After months of preparation and debate, the verdict is finally in. By majority rule, the final verdict is to combat polarization in American society, a national mandatory service should be adopted.
A total of three juries deliberated on Sunday, each of which decided its own verdict. One jury voted in favor of a voluntary service with a 5-3 vote, while the other two juries voted in favor of the mandatory service program with a 6-1 and 6-0 vote.
Andrew Bremner, a member of the victorious pro legal team began the trial by saying, “service is more than something we do, it is something that defines who we are.” The pro team argued that their mandatory national service opportunities will promote a strong American identity among the citizens who participate.
Contact theory was a key point argued by both sides. As Manix White, a member of the science team, said, “contact theory suggests that when different social groups interact in a cooperative setting, prejudice between the groups diminishes.” This effective diminishment is caused by long-term contact between these groups, which gives them time to understand each others’ perspectives.
Lauren Agnew, one of the jurors, agreed after listening to the trial that contact theory plays a central role in how service programs could combat polarization.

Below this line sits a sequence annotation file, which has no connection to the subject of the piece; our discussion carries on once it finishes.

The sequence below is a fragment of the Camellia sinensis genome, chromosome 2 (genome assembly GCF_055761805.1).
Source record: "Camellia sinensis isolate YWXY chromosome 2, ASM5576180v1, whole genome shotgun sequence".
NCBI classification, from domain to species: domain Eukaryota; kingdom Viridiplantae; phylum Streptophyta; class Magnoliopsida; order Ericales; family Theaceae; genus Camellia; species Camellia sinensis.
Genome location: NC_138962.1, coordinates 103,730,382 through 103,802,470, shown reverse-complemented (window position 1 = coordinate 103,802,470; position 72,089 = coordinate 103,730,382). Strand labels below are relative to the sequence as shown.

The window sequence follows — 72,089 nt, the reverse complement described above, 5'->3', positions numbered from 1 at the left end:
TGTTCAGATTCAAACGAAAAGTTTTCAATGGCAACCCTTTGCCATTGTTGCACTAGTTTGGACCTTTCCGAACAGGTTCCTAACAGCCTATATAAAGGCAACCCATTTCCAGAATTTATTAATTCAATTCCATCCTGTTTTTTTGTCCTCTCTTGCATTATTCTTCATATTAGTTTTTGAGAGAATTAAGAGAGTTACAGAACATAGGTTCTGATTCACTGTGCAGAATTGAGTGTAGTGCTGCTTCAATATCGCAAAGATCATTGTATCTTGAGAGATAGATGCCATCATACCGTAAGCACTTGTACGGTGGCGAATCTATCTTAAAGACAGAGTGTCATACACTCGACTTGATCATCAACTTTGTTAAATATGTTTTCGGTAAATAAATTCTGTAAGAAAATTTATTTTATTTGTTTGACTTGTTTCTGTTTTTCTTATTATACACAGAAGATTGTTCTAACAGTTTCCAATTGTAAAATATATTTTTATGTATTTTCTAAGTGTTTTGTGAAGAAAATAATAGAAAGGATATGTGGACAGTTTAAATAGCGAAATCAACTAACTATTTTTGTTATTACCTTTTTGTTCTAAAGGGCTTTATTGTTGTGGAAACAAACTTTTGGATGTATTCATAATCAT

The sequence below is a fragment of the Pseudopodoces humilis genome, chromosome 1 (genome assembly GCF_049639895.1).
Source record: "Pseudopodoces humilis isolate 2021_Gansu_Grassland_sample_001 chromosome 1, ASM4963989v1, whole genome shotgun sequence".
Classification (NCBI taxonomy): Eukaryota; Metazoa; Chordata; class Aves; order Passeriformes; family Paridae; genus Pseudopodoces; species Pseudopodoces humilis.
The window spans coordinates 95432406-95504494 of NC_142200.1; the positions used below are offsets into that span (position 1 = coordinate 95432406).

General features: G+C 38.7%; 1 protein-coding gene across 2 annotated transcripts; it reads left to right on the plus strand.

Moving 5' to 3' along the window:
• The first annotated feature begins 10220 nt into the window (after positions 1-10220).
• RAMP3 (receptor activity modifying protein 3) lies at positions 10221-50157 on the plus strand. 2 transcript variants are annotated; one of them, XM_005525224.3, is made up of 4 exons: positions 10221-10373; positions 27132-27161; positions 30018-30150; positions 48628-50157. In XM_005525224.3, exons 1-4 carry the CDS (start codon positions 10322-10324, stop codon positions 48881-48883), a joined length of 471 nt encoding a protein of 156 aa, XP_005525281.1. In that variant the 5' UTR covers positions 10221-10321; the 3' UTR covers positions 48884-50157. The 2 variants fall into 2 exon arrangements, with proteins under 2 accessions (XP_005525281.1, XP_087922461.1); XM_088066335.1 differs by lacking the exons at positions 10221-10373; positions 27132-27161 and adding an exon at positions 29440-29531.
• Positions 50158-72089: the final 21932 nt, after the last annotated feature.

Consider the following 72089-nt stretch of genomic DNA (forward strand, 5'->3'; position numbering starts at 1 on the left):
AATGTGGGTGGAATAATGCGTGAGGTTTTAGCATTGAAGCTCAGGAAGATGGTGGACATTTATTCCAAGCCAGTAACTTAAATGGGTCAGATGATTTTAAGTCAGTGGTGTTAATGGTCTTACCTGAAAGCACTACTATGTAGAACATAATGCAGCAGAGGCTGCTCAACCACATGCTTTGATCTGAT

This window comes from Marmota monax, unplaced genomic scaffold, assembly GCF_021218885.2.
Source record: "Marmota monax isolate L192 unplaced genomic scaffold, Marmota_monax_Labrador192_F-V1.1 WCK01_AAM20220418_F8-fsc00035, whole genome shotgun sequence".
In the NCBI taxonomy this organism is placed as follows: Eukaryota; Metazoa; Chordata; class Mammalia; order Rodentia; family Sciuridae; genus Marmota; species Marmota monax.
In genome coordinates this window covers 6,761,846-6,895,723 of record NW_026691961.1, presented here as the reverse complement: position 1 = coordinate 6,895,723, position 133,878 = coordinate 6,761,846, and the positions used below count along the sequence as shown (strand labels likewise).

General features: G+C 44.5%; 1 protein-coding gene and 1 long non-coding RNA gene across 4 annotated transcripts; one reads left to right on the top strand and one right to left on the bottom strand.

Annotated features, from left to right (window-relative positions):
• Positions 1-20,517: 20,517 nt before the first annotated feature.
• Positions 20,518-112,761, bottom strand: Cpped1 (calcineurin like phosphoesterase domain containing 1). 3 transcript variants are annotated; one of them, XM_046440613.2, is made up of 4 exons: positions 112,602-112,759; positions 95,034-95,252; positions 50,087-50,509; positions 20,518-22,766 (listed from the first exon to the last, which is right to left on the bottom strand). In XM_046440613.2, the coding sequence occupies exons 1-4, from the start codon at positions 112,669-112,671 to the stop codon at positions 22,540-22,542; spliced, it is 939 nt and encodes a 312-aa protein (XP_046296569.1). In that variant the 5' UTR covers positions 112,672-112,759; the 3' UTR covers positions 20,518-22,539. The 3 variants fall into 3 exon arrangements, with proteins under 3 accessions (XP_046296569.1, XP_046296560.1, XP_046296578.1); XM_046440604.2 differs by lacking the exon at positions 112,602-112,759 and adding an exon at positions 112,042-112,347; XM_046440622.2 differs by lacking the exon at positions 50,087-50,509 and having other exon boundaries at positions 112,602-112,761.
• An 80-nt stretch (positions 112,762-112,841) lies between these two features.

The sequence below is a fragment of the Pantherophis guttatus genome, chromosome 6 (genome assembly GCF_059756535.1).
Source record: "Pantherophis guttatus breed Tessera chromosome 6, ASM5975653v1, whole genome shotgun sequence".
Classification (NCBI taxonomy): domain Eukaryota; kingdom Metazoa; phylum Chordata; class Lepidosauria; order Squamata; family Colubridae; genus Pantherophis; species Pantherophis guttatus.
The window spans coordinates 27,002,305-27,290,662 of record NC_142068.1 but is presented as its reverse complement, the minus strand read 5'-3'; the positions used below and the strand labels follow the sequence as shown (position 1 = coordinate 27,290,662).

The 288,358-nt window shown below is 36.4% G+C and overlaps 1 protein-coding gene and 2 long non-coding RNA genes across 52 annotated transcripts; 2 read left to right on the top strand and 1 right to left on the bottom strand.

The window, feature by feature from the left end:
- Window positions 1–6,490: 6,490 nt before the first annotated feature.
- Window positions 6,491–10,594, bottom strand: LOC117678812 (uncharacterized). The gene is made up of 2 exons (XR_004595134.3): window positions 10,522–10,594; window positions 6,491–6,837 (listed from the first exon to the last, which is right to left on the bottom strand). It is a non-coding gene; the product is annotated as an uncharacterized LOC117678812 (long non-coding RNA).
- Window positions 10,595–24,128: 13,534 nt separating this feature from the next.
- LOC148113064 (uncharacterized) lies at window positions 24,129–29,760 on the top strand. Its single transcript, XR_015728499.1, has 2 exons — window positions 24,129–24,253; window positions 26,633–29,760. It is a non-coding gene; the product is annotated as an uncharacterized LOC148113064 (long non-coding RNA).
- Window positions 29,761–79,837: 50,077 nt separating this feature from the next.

“The evidence shows that when people have racist, sexist, or homophobic views, the number one way for them to change that is to be exposed to diverse groups of people,” Agnew said.
When it came to the jury’s decision, their concerns dealt with properly incentivizing participants for the voluntary service program. They had their doubts and felt that the mandatory program was a more structured system that would have a better chance to combat polarization.
There were some jurors that favored the voluntary program due to the larger, more diverse age group that is accepted into the program. The voluntary program accepts anyone 16 or older, whereas the mandatory program restricts participants 18-30 years old.
As Arunn Suntharalingam delivered his closing statement for the pro legal team, he told the jury that “polarization leads to dysfunction” and the mandatory service proposal “is our moonshot” to combat polarization, drawing a connection from former President Kennedy’s pledge to go to the moon and his team’s pledge to combat polarization in America through a mandatory service program.
Suntharalingam and Bremner’s proposal struck the moon after winning the trial 2-1 in favor of mandatory service. But, they couldn’t have made it there without feedback from the instructors, research from the science team, and the jury recruitment efforts from the media team.
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